How to plant shrubs and hedges

shrubs and hedges

Let’s face it, privacy is important to most of us. We do not particularly want to see, at all times what the neighbor is doing in his or her pajamas early in the morning. If they are somewhat untidy and seem to think mowing the lawn is, only when they get the urge and the lawn looks like someone’s pasture. We will very quickly decide what sort of privacy we can place between the two houses.

The hedge, border of shrubs, affords more privacy than other plants. Evergreens will continue providing privacy throughout the year. Deciduous shrubs of course will be dormant in the winter without leaves and will only give a certain amount of seclusion.

A formal hedge is pleasing to the eye, however be ready to share some of your time, as in trimming, to keep it narrow and formal in appearance. Informal can be all one kind or mixed plants and will often spread up to 8 ft. They are low maintenance and can offer fruit and flowers, as well as beautiful seasonal colors and have different interesting shapes.

Choosing hedge plants should take time and consideration as to size, maintenance, and amount of property available for planting.

Formal Hedge

This sort of hedge will need good light and air circulation on each side. Property lines will need to be considered and each plant will need to be set half of the mature plants width from the neighbor’s line.

Set the plants straight remember, you will have to live with them for years, use a string line. Trench out a hole at least as deep as the root systems of the plants. Prepare the soil, and lay plastic to control weeds, set the plants in holes of the plastic. The measurement in the width of the shrubs will vary according to the particular plants, check with your nursery.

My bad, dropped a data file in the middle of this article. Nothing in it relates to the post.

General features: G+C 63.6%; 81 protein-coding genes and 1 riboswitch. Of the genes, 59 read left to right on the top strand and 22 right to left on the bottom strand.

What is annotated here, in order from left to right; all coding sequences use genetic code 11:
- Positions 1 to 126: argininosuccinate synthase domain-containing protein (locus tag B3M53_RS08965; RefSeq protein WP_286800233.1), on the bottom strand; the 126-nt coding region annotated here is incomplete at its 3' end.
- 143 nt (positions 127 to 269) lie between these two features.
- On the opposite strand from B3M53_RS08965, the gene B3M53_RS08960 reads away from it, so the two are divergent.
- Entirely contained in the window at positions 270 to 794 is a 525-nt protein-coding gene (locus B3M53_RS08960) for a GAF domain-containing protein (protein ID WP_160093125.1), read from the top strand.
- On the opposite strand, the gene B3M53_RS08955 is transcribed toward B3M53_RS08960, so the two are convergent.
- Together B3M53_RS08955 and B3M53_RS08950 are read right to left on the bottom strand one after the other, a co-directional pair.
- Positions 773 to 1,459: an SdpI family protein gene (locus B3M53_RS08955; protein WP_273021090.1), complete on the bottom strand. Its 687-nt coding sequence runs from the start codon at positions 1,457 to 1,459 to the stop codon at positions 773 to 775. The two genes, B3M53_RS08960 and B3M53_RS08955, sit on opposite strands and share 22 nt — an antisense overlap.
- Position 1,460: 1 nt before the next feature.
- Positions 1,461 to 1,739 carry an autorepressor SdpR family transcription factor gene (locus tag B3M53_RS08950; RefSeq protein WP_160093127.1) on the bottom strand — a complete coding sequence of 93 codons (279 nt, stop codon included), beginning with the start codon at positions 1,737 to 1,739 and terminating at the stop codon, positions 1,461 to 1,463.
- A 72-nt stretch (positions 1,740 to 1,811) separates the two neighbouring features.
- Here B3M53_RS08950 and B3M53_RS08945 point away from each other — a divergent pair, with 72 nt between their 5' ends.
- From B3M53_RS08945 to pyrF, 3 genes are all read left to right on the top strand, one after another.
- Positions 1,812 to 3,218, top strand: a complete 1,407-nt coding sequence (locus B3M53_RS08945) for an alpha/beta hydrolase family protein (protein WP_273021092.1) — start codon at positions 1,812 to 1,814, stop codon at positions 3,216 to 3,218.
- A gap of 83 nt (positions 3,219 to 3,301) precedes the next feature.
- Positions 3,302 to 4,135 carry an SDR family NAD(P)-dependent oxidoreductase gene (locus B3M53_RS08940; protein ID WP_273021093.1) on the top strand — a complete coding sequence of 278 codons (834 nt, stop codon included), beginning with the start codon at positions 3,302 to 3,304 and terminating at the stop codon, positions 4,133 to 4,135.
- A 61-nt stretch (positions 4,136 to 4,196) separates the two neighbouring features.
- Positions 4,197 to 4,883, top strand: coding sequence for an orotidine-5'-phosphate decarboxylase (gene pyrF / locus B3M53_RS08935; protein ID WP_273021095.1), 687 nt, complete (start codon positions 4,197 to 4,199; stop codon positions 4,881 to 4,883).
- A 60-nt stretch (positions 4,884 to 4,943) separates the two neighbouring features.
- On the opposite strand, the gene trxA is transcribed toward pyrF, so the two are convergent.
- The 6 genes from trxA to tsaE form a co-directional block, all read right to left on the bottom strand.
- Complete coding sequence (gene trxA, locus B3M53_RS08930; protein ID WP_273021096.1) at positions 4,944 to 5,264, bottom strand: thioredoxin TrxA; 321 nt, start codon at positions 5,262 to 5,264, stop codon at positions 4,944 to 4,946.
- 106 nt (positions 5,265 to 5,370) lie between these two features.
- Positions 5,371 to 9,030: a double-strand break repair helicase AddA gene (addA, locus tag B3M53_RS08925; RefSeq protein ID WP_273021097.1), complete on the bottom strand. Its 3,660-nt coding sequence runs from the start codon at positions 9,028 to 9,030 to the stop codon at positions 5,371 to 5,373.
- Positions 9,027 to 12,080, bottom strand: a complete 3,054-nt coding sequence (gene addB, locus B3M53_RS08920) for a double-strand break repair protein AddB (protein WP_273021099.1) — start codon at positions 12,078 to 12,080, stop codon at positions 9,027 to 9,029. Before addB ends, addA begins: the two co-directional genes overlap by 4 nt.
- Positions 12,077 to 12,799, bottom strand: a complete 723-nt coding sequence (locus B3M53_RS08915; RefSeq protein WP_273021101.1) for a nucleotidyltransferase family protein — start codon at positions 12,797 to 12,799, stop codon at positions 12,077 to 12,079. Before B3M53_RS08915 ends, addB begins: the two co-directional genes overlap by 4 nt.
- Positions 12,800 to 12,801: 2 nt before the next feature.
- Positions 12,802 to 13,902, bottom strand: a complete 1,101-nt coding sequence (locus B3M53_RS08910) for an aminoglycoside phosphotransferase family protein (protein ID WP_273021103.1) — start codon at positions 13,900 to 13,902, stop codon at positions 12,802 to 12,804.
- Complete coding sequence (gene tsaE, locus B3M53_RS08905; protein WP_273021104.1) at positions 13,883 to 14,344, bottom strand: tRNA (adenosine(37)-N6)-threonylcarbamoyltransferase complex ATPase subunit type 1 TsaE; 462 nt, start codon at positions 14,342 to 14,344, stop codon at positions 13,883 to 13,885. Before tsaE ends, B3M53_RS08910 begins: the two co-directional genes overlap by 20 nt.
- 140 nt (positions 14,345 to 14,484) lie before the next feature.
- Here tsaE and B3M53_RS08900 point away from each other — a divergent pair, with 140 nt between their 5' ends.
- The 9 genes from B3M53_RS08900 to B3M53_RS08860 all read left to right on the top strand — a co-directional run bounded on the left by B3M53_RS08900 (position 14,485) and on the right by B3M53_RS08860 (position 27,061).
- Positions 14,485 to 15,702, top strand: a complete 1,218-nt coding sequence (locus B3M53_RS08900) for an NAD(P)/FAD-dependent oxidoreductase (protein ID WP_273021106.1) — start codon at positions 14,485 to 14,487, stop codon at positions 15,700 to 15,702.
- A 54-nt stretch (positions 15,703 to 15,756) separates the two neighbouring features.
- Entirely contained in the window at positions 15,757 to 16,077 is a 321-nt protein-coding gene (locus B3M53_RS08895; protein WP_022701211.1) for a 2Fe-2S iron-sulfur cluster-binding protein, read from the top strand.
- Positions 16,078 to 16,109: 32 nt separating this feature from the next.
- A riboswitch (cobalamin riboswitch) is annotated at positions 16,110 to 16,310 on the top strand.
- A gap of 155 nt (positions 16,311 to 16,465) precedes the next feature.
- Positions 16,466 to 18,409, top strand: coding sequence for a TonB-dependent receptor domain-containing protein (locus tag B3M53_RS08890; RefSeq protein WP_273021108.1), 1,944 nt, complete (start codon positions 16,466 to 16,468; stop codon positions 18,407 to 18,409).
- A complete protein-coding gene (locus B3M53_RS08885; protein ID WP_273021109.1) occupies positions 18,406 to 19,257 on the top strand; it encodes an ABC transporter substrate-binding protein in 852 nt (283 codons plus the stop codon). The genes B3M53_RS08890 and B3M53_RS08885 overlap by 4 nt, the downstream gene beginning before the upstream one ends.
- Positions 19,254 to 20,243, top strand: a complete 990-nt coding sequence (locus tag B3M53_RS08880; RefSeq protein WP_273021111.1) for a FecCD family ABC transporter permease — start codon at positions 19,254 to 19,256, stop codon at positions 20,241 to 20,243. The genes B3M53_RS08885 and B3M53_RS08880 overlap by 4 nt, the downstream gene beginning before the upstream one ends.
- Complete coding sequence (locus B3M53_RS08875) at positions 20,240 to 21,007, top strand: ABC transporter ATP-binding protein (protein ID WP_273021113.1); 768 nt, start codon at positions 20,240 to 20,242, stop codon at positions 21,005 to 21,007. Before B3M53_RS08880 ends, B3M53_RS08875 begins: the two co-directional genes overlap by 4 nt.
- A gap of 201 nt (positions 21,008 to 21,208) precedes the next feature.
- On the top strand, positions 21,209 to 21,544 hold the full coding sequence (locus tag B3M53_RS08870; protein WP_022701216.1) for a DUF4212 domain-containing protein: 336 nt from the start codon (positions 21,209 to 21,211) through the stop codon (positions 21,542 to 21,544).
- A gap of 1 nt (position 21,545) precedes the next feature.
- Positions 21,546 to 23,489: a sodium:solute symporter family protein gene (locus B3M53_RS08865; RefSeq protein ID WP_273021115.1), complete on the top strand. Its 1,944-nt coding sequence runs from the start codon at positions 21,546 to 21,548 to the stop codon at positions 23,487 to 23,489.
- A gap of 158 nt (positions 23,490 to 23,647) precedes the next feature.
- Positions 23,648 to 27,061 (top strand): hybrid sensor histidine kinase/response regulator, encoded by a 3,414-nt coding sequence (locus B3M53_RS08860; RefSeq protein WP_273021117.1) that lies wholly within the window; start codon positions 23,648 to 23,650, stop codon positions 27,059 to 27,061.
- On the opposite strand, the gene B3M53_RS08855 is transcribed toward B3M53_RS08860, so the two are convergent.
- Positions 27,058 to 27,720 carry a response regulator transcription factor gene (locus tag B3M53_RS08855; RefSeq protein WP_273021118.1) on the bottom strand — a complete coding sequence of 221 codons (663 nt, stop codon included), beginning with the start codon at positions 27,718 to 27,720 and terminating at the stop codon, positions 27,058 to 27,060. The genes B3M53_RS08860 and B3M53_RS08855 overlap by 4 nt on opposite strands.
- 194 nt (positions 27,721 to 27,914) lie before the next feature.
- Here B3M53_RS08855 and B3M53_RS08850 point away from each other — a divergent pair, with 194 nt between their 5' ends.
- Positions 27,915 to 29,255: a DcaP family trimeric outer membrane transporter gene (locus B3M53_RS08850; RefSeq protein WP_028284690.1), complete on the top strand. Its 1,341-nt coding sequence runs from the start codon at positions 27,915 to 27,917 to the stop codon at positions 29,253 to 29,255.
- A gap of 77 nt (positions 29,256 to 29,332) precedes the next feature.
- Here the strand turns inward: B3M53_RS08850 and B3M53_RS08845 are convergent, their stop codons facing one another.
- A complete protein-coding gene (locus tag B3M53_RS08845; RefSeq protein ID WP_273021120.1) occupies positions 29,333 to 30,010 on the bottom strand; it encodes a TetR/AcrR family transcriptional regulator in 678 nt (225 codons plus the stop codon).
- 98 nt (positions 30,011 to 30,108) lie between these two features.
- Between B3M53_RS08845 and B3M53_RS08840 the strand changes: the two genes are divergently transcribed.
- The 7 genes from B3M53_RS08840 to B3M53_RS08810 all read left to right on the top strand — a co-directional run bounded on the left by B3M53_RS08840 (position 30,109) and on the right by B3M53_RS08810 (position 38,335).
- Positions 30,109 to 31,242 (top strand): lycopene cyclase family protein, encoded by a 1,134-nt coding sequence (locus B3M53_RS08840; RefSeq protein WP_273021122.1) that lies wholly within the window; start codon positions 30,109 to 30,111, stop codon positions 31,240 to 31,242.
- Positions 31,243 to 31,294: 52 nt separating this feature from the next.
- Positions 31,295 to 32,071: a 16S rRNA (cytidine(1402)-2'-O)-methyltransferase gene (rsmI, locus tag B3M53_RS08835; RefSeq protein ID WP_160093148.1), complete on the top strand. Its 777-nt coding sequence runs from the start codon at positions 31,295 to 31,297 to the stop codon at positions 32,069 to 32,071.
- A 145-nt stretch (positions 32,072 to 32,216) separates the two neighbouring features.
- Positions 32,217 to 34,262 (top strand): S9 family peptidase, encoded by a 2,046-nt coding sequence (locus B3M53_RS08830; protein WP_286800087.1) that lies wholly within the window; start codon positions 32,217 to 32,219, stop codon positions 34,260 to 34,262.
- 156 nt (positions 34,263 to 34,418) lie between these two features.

Let’s look at a few possible choices, these are only a few of many:
Yew, needled evergreen 3-20 ft. tall, the soil is average to below-average well-drained. Works in sun or shade. Trouble-free dense dark green, with red berries in fall. Many shapes to choose from. Maybe clipped or informal.
Arborvitae, columnar evergreen grows up to 60 ft tall. Likes rich and moist soil, with medium shade to full sun. Grows slow, clips well thus making a good formal hedge. Bright to dark green and yellow-green. The yellow-green turns an unattractive color in winter. Watch for bagworm.

Viburnum, mostly deciduous plant growing in heights of up to 12 ft. Likes moist well-drained, and slightly acid soil. Prefers sun. Easy to grow works well in a mixed border. Has whitish flowers that are small and in round clusters in May, and green summer foliage. Fall color is scarlet with red, yellow blue, or blackberries that last into the winter.

Rose, deciduous grows up to 15 ft. on height; likes average to rich well-drained soil. Needs sun, and late afternoon shade. Very common and most well-known plant in the world. Comes in vine or shrub forms and is good for informal hedges. Choose shrub or species roses, as they are tougher and easy to grow. The fragrance is wonderful and most have fall color.

Barberry, evergreen and deciduous, grow up to 9 ft., likes average soil, and needs sun. These are dense spiny shrubs for barrier or hedge. Small yellow flowers, single, or clusters will put on many flowers. Will produce berries red, purple, or black. Can last into the winter, and have red fall color.

Honeysuckle, deciduous to semi-evergreen, grows up to 15 feet in height. Needs average to dry soil and prefers full sun. Many varieties to choose from and are fast-growing. Tartarian varieties with upright arcing habit will be the best choice for a hedge. The flowers are white or pink and very fragrant. Lacks fall color.

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